Plea to confront aid corruption

Published: Friday 31st October 2014 by The News Editor

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The Government is failing to tackle corruption levels in international aid programmes it is funding, an independent watchdog has found.

At least one programme supported by British cash appears to have actually “increased the opportunities for corruption”, according to the Independent Commission for Aid Impact (ICAI).

It warned that the poorest were suffering most as a result of so-called petty corruption but said political sensitivities were constraining the Department for International Development’s (DfID) willingness to directly tackle the problem.

Graham Ward, ICAI chief commissioner, said: “We saw very little evidence that the work DfId is doing to combat corruption is successfully addressing the impact of corruption as experienced by the poor.

“Indeed, there is little indication that DfId has sought to address the forms of corruption that most directly affect the poor: so called ‘petty’ corruption. This is a gap in DfId’s programming that needs to be filled.”

Dfid’s anti-corruption effort was given an amber-red rating, which means it is classed as performing relatively poorly and significant improvements must be made.

The report looked closely at the situation in Nepal, where there is a “growing acceptance” of corruption across society.

” Disappointingly, we found that at least one programme supported by DfId appears to have increased the opportunities for corruption in society,” the report said.

The ICAI said the poor were being ” pushed towards corrupt practices” by having to pay bribes or forge documents to receive funding through a local governance project backed by British aid.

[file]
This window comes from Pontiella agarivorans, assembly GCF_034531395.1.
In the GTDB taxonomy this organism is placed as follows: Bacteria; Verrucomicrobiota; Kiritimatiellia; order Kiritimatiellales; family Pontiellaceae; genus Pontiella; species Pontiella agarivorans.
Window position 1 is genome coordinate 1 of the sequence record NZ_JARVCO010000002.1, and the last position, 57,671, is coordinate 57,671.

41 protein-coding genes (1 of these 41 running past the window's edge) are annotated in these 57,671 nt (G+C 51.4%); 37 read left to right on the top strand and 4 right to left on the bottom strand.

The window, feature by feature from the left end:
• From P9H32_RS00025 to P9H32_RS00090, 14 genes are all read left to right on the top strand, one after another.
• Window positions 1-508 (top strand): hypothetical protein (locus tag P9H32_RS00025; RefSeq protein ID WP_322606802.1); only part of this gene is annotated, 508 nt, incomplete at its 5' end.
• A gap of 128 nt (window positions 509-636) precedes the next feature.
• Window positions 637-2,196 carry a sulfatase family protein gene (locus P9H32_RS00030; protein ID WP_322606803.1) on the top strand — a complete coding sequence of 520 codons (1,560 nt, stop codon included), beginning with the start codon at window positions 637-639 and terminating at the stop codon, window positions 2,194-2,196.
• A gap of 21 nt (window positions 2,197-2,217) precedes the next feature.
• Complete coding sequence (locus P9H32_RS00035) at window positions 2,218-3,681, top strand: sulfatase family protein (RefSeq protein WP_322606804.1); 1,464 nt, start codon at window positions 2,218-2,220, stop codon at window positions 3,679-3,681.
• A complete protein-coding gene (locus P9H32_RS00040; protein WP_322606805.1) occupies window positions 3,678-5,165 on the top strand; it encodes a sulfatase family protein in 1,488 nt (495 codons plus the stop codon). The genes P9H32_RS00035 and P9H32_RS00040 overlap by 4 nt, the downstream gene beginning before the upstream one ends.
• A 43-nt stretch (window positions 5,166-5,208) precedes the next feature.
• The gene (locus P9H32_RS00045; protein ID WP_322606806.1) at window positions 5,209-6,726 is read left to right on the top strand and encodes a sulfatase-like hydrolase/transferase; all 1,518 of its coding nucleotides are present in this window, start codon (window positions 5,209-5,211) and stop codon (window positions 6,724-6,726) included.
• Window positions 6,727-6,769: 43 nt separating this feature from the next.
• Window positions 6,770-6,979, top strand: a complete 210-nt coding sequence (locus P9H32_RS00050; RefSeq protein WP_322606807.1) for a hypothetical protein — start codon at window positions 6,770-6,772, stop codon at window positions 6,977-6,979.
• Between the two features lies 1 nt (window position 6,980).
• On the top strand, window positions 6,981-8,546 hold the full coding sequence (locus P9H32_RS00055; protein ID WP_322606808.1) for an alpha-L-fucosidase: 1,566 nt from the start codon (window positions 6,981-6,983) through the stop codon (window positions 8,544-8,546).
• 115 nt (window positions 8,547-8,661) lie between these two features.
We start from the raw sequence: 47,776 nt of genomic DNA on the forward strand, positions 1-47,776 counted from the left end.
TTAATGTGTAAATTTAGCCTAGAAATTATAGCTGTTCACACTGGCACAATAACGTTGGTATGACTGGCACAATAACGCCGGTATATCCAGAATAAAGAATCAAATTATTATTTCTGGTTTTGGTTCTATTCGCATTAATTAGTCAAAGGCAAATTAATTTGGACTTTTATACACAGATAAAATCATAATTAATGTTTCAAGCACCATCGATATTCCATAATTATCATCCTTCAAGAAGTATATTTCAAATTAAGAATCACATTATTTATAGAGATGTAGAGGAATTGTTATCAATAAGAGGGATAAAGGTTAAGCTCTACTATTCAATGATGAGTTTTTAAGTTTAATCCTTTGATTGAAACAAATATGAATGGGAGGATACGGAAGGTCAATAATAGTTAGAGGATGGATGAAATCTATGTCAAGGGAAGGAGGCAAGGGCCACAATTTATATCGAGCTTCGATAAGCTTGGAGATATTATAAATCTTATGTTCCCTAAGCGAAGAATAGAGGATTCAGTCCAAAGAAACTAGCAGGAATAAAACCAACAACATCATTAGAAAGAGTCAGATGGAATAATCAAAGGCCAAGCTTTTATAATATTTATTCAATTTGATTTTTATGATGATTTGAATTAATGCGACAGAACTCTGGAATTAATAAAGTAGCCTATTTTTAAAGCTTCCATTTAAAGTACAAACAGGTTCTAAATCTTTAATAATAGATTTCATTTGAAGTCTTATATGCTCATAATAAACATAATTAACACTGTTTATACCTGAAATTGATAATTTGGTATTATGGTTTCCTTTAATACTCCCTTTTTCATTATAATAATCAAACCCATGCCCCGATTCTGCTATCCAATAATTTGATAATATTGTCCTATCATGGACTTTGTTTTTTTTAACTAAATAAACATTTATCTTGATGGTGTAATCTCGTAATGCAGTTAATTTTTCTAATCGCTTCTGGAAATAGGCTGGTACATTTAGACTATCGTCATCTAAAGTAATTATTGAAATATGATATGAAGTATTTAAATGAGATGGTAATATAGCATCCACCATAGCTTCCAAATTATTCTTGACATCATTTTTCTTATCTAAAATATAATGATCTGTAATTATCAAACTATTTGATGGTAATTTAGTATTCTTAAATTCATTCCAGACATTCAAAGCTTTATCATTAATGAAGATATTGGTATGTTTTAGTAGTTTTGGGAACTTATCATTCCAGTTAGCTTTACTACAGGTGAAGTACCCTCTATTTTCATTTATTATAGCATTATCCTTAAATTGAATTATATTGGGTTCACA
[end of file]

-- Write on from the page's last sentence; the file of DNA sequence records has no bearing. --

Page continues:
It also found that DfId was aware that funds on one scheme in the country were frequently released 11 months into the financial year giving citizens an “untenable” one month – during monsoon rains – to undertake projects.

The watchdog said it was ” highly problematic” for the department to support government systems and structures that are known to be corrupt, especially if that increases the perception that corruption is a necessary and legitimate way of acting.

It called on the Government to set out detailed plans for tackling corruption and include more programmes that target the everyday incidents experienced by the poor.

DfID should also set up a centre of excellence focusing on anti-corruption, it recommended.

Lead commissioner Mark Foster said: “The UK should take an ambitious stance with respect to tackling corruption around the world as experienced by the poor. We have recommended that DfId should develop an approach to fighting corruption that will be an integral part of the UK Government’s wider efforts. DfId, in partnership with the Foreign and Commonwealth Office, could be a beacon for anti-corruption internationally.”

A DfId spokeswoman said: “ICAI’s report rightly highlights some of DfId’s work which reflects our zero tolerance approach to fraud and corruption. We have anti-corruption and counter fraud plans for each country that we give bilateral aid to.

“While these plans are tailored to the individual needs of each country, they are based on a common principle that tackles the root causes of corruption by building strong institutions and requiring good governance.

“Additionally, DfId funds UK police units and crime agencies to investigate the proceeds of corruption by foreign officials through the UK. Internationally, the UK is leading the drive to clamp down on corruption through the G20, World Bank and IMF programmes.”

Published: Friday 31st October 2014 by The News Editor

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